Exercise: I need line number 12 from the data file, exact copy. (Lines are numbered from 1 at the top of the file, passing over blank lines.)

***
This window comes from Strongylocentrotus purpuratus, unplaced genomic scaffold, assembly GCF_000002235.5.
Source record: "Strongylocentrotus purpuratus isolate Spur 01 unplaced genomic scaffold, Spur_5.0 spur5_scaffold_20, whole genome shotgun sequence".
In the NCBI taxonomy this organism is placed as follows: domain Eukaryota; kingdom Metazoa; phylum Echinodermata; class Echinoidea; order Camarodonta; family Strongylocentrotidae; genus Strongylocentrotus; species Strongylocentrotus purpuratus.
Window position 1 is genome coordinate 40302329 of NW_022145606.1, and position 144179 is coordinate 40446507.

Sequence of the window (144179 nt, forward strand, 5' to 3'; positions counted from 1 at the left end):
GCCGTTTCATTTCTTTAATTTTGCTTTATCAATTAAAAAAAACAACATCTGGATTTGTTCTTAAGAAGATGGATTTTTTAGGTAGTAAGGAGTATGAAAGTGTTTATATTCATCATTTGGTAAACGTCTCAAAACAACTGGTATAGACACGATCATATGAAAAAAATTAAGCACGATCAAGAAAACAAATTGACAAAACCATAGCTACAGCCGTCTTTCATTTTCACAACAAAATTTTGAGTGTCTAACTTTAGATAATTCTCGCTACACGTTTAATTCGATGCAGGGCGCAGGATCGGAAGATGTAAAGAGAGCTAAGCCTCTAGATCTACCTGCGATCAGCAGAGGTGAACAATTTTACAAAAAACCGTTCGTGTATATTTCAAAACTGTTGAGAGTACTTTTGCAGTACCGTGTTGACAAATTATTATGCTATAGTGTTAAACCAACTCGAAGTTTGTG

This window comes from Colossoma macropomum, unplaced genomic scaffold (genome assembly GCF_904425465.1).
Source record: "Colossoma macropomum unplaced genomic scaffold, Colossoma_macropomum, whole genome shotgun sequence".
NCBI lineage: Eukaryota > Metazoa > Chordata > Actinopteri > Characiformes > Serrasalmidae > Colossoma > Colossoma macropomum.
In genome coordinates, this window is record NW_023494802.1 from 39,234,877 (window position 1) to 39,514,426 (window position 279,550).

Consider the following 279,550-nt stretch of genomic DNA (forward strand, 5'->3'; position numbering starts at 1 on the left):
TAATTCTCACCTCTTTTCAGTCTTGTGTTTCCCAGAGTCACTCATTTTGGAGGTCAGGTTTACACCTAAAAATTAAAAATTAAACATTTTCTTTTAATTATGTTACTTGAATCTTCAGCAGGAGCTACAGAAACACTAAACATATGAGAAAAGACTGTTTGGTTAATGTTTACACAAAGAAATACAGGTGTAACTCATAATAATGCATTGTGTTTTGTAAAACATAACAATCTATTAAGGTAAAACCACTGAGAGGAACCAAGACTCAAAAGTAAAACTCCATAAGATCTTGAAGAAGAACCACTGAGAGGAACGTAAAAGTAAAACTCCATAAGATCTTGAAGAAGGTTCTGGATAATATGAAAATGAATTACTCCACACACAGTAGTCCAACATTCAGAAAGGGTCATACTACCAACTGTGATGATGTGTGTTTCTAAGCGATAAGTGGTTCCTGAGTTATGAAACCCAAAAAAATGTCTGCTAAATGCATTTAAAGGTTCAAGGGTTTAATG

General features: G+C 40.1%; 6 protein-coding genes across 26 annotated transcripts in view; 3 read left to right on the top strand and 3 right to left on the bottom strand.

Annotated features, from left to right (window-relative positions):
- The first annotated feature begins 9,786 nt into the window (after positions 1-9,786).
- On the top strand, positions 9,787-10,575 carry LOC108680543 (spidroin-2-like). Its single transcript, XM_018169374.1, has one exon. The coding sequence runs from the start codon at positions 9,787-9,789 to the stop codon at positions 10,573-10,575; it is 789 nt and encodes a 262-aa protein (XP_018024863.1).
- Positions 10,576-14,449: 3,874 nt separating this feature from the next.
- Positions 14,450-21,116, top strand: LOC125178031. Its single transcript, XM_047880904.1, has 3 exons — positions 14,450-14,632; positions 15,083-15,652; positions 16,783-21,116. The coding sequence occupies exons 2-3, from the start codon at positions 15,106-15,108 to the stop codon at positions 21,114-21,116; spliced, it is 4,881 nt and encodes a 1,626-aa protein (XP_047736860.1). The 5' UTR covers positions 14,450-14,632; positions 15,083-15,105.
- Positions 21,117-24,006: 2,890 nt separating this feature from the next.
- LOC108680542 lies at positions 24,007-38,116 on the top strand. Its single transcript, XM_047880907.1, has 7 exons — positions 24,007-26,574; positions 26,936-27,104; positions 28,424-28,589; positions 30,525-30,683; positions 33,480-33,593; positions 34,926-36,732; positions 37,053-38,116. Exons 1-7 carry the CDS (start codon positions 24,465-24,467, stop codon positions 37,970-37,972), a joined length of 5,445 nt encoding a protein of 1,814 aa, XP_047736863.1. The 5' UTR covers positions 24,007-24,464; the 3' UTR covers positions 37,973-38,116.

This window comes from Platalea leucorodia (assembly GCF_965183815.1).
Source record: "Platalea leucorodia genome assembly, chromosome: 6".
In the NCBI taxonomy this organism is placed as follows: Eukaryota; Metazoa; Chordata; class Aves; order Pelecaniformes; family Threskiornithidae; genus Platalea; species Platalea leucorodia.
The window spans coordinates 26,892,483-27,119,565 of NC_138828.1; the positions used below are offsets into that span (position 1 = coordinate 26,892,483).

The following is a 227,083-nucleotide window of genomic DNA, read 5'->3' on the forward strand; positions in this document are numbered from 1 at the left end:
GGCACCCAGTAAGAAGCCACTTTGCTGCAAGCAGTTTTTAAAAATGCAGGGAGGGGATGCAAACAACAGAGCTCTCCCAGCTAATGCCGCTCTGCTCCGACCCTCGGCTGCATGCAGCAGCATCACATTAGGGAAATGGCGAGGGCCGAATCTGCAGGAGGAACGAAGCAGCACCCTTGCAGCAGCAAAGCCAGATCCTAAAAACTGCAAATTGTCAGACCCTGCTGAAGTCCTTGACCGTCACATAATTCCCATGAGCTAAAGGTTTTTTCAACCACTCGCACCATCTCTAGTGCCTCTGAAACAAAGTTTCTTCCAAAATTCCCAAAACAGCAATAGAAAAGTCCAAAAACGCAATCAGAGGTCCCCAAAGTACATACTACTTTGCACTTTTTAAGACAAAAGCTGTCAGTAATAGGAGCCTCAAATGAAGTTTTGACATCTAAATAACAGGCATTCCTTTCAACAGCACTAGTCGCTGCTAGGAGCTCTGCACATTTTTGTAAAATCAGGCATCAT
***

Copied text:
TAATTCTCACCTCTTTTCAGTCTTGTGTTTCCCAGAGTCACTCATTTTGGAGGTCAGGTTTACACCTAAAAATTAAAAATTAAACATTTTCTTTTAATTATGTTACTTGAATCTTCAGCAGGAGCTACAGAAACACTAAACATATGAGAAAAGACTGTTTGGTTAATGTTTACACAAAGAAATACAGGTGTAACTCATAATAATGCATTGTGTTTTGTAAAACATAACAATCTATTAAGGTAAAACCACTGAGAGGAACCAAGACTCAAAAGTAAAACTCCATAAGATCTTGAAGAAGAACCACTGAGAGGAACGTAAAAGTAAAACTCCATAAGATCTTGAAGAAGGTTCTGGATAATATGAAAATGAATTACTCCACACACAGTAGTCCAACATTCAGAAAGGGTCATACTACCAACTGTGATGATGTGTGTTTCTAAGCGATAAGTGGTTCCTGAGTTATGAAACCCAAAAAAATGTCTGCTAAATGCATTTAAAGGTTCAAGGGTTTAATG